Why would you lie on your mortgage application? Would it be to get a higher mortgage than you really qualify for? Would it be to get lower interest rates? Would it be to hide existing debts and loans? Whatever the reason, lying on your mortgage application is considered fraud and you could face serious jail time.
Despite being as illegal as it’s possible to get, mortgage fraud is increasing around the world. The US has had several high profile cases in the past few years, and so has the UK.
In August 2012, the Daily Mail reported that the incidence of mortgage fraud has risen by 23% in the UK. In fact, the number of fraudulent mortgage applications in Q2 increased by nearly 25% year-on-year. The findings come courtesy of finance firm Experience, which also found that the most common form of mortgage fraud is income related. People claim they earn more than they do so they can qualify for the loans they want rather than the loans they can afford.
Other common practices (or malpractices) include lying about credit history, false employment information and the purpose of the property – for example, people claim the property will be for residential purposes when instead they intend entering the buy-to-let market.
In the US
According to Wikipedia, way back in 2004 the FBI cautioned the US government that mortgage fraud was reaching the kind of proportions that would trigger a financial crisis. In December 2005, the FBI called mortgage fraud one of the fastest growing white collar crimes in the country. The FBI didn’t stop there. It announced that the incidences of mortgage fraud increased by 50% between 2005 and 2008.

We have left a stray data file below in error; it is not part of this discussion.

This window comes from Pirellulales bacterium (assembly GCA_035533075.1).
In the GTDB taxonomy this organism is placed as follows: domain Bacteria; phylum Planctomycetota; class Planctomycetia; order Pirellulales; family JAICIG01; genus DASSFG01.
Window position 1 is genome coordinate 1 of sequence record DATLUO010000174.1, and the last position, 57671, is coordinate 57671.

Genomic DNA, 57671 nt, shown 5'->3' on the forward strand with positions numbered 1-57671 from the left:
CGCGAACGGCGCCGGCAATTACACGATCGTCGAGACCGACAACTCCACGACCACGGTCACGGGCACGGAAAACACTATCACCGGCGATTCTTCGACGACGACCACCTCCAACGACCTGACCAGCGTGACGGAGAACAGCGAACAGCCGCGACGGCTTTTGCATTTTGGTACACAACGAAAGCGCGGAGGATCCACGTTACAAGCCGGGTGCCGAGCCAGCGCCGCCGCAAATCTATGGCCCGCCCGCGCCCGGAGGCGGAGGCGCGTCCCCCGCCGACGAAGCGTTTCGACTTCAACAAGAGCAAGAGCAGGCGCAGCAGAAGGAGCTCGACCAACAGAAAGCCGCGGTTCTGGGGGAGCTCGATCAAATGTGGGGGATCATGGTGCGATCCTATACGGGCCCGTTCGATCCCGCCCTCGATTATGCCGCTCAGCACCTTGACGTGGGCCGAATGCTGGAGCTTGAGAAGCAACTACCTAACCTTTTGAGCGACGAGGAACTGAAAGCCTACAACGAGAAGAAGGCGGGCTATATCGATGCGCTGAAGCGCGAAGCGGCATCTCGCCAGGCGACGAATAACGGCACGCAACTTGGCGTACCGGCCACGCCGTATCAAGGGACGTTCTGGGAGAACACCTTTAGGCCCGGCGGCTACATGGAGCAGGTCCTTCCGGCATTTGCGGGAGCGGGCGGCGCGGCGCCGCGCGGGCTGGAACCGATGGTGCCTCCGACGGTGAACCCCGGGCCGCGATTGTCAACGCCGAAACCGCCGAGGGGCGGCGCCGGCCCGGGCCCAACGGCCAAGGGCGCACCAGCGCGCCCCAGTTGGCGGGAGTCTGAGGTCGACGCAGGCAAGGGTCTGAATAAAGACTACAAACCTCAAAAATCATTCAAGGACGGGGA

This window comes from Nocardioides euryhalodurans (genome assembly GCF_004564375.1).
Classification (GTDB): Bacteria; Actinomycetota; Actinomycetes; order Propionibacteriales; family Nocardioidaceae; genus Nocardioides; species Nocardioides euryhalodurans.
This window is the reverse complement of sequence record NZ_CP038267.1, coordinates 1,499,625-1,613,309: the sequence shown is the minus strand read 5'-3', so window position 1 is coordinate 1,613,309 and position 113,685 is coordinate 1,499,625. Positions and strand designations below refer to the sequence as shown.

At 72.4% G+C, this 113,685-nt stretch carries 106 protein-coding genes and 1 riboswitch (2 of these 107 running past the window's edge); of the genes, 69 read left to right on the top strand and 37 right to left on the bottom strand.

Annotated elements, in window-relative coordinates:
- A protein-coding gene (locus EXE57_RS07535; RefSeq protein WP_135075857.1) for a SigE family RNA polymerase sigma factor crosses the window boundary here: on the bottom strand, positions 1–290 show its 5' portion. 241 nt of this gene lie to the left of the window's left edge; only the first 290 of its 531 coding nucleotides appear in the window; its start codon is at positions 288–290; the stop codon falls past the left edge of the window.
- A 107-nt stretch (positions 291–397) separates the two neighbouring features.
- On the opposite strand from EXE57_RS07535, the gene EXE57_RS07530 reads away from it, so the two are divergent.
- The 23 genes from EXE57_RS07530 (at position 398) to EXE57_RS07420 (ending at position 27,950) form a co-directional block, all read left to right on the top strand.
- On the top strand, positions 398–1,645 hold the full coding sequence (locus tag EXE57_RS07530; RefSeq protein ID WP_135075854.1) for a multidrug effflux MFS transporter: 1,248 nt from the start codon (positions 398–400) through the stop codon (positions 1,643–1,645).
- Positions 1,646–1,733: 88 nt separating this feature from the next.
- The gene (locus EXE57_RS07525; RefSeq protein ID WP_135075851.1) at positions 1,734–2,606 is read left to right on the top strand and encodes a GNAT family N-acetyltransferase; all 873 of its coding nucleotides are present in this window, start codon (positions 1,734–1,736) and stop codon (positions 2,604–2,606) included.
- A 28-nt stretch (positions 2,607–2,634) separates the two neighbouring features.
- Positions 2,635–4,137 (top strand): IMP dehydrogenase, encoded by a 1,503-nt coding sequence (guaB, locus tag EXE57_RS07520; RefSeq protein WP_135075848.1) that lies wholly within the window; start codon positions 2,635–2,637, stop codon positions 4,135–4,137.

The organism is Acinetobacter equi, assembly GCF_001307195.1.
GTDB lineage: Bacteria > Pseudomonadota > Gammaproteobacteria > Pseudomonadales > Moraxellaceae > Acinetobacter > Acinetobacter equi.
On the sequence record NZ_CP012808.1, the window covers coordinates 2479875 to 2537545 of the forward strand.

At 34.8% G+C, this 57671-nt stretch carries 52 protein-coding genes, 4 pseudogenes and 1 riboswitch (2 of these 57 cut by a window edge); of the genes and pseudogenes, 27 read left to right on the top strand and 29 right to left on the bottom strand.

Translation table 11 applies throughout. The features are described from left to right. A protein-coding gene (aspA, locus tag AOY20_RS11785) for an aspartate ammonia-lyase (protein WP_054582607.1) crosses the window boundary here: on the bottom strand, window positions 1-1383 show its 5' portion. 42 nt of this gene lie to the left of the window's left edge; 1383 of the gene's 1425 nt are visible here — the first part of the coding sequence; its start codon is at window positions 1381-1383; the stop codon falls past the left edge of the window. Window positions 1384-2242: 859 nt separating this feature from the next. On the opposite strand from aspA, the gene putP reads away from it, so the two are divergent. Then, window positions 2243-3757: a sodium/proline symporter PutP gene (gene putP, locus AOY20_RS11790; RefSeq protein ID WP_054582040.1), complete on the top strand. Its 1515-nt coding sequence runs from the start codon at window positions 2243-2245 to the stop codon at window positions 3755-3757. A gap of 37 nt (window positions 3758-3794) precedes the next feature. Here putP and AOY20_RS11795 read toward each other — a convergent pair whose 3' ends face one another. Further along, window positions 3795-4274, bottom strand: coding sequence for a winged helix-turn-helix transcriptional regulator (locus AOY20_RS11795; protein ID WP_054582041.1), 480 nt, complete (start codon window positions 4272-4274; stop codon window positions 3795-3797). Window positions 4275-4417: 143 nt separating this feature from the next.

According to Justice.gov, in September 2012, eight people in New Jersey were charged with mortgage fraud amounting to $30 million. It was one of a trio of headline grabbing mortgage fraud cases around the country.
According to FBI, which reported that the country losses $10 billion per year to mortgage fraud.
Don’t feel too sorry for the banks
Mortgage fraud doesn’t only target banks or mortgage providers. Many home owners also fall prey to mortgage fraud. In times when foreclosure is a very real threat, people will believe and do anything if it means they get to keep their homes. So, when someone says that for a small (or not so small) fee they can halt foreclosure proceedings, well, many homeowners fall for it.
A slightly more believable scam tricks homeowners into paying a fee to a company which will arrange lower monthly payments and lower interest rates.
Whoever the perpetrators are, the upshot of mortgage fraud is that banks and mortgage providers crack down on applications and start going every application with a fine tooth comb. This makes it even more difficult to get a mortgage than it already is, and may lead to an increase in mortgage fraud.
It’s cyclical and, as yet, there are no real solutions. It would be nice to know, however, that the FBI (and other law enforcement agencies) is taking its own warnings seriously and doing all it can to bring the perpetrators to justice.